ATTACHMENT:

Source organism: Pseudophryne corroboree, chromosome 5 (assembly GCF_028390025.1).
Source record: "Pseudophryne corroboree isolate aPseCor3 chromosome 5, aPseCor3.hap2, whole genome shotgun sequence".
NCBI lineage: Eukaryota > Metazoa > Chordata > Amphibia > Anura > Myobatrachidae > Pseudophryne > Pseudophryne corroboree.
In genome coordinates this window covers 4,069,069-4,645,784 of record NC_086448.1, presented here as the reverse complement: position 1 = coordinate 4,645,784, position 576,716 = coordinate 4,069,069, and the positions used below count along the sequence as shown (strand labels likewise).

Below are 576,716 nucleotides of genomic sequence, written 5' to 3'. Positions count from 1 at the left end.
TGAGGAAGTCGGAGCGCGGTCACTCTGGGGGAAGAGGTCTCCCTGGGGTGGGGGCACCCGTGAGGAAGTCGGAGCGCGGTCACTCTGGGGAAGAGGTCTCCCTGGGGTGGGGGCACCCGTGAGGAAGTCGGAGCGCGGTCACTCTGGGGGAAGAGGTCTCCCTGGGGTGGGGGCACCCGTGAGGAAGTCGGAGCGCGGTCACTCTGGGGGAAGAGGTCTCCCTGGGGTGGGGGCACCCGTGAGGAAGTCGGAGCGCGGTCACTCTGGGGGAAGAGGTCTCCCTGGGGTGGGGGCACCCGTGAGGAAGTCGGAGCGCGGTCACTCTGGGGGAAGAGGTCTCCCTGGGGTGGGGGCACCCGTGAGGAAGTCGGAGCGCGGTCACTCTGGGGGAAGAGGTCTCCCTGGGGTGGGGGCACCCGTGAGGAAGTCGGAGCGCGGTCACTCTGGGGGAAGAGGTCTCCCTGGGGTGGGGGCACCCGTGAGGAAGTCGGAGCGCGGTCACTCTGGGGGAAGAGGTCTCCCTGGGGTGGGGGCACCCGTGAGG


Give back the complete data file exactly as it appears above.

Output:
Source organism: Pseudophryne corroboree, chromosome 5 (assembly GCF_028390025.1).
Source record: "Pseudophryne corroboree isolate aPseCor3 chromosome 5, aPseCor3.hap2, whole genome shotgun sequence".
NCBI lineage: Eukaryota > Metazoa > Chordata > Amphibia > Anura > Myobatrachidae > Pseudophryne > Pseudophryne corroboree.
In genome coordinates this window covers 4,069,069-4,645,784 of record NC_086448.1, presented here as the reverse complement: position 1 = coordinate 4,645,784, position 576,716 = coordinate 4,069,069, and the positions used below count along the sequence as shown (strand labels likewise).

Below are 576,716 nucleotides of genomic sequence, written 5' to 3'. Positions count from 1 at the left end.
TGAGGAAGTCGGAGCGCGGTCACTCTGGGGGAAGAGGTCTCCCTGGGGTGGGGGCACCCGTGAGGAAGTCGGAGCGCGGTCACTCTGGGGAAGAGGTCTCCCTGGGGTGGGGGCACCCGTGAGGAAGTCGGAGCGCGGTCACTCTGGGGGAAGAGGTCTCCCTGGGGTGGGGGCACCCGTGAGGAAGTCGGAGCGCGGTCACTCTGGGGGAAGAGGTCTCCCTGGGGTGGGGGCACCCGTGAGGAAGTCGGAGCGCGGTCACTCTGGGGGAAGAGGTCTCCCTGGGGTGGGGGCACCCGTGAGGAAGTCGGAGCGCGGTCACTCTGGGGGAAGAGGTCTCCCTGGGGTGGGGGCACCCGTGAGGAAGTCGGAGCGCGGTCACTCTGGGGGAAGAGGTCTCCCTGGGGTGGGGGCACCCGTGAGGAAGTCGGAGCGCGGTCACTCTGGGGGAAGAGGTCTCCCTGGGGTGGGGGCACCCGTGAGGAAGTCGGAGCGCGGTCACTCTGGGGGAAGAGGTCTCCCTGGGGTGGGGGCACCCGTGAGG